Think I’ll reward myself with a steak and mashed potato dinner.Yum. I love beef. When I was a kid Dad raised black angus cattle. I was shocked the first time I ate a steak in a restaurant and needed a knife.
We had 3 foxtrotters (horses), of which my favorite was Big John. He was a huge bay, standing just shy of 18 hands, and had an affinity for little kids. Nothing I did would make him go faster than a walk unless Dad was in the saddle with me. He liked strawberries, hence, a fence went up around the strawberry patch.
Penny was the sweetest dun mare. She was the real cutting horse of the three. We warned Uncle Brud to hang on when she was working, and he learned the hard way! Three times he flew off when she stopped and turned. He threatened to tie himself to the saddle, and wasn’t sure if that would help any.
Mickey didn’t take after John or Penny, genetics be hanged. She had a mean streak. If Mickey didn’t want to be ridden that day, she’d try rubbing you off with a tree or catching your leg in the barbed wire fence. Once she foolishly bucked Dad off, and got put in her place for it. She was beautiful though, tall and pretty, with her mother’s dun coat.
Kenai is technically considered a “small animal”, as opposed to horses and other “large animal” species. Personally I think he lands somewhere in between, especially when he lands his rump on me in bed!
Posted by greatdaneservicedog on March 6, 2009
I promised you a post entitled “My Boyfriend’s Back” the day I could take Kenai into a restaurant and have a no-problem down stay. We aren’t there yet, but today we made a big advance in that direction! Today was the first day in a long time that he got suited up in his vest and went inside a place with me.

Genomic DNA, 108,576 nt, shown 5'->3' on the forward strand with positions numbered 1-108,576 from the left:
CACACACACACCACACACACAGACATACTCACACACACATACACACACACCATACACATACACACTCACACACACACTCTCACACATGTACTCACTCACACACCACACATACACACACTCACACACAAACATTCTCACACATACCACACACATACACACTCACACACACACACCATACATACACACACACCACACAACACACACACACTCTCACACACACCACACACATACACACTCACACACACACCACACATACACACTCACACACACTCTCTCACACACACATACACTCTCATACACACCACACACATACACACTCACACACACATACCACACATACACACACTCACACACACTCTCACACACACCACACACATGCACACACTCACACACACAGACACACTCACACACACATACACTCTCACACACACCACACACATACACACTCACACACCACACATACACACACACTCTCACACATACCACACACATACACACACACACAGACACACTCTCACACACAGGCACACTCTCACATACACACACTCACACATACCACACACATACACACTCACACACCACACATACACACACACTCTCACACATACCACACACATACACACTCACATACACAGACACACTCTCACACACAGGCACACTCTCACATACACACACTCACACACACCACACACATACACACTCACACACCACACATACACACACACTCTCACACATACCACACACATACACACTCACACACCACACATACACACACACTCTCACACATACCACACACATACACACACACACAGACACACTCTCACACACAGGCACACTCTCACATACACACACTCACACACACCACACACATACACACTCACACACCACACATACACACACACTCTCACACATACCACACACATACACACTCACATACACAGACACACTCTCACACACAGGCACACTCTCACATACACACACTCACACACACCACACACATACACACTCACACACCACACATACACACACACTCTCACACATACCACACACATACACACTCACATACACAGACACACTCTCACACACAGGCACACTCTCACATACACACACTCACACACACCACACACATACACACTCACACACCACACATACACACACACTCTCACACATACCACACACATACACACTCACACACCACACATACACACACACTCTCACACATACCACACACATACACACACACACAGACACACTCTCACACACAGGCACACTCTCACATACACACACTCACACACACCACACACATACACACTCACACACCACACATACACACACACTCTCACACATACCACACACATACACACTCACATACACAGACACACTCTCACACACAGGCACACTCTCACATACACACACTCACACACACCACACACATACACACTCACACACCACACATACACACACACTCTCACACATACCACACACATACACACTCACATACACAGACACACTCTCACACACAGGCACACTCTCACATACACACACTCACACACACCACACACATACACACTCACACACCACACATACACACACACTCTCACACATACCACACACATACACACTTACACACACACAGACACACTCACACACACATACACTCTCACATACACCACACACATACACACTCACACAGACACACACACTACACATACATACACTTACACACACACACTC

We had to pick up some paperwork from Walgreens, and since that seemed a good, quick in and out, on went his SDit vest and gentle leader. He went right through the doors, no hesitation. He went right and left, no mistakes. He handled it without any major Scooby manuevers!
He’s not back to himself entirely: the air tubes for the drive thru behind the counter made him a little nervous and he wanted to back away. But I asked him to come forward, and he did. He came to stand between me and the counter how he’s supposed to. He also wanted to see people, so there was a bit of pulling on the gentle leader. He’s rusty is all.
Just to be sure it wasn’t a fluke, I pulled in at the puppy store. It once was his favorite place, but last month he was just scared there too. Not today. He played, he picked out a new grunting toy, and had a good time. It wasn’t the most carefree he’s ever been, not romping about like a puppy. But he didn’t get nervous or upset, and that’s a big deal!
I don’t know who crashed first, me or him, when we got home. We’d made 5 stops (3 he stayed in the car for), and was gone for 2 1/2 hours. We ate our lunch and petered out, and I mean gone with the wind. I woke up over 4 hours later. That’s why I’m still up writing this. Oops.
Can’t say I’m encouraged so much as simply enjoying the lingering happy from a good day. I won’t preditct that it’s all downhill from here. But it was unbelievably satisfying to see him out in public without his tail tucked and eyes wide. I was so happy for him.
Today seems to be fast becoming a stay at home day, since I need to get his food and vet reciepts together for the tax preparer. Service dog’s care is tax deductible, in case you didn’t know. That’s what I’m told anyway. I really have to do a better job staying organized. (Who doesn’t?)
That’s what’s what here, and I’m pleased to have plenty of good things to write about these days. The downs are down, but the ups are really sweet.
Posted by greatdaneservicedog on March 3, 2009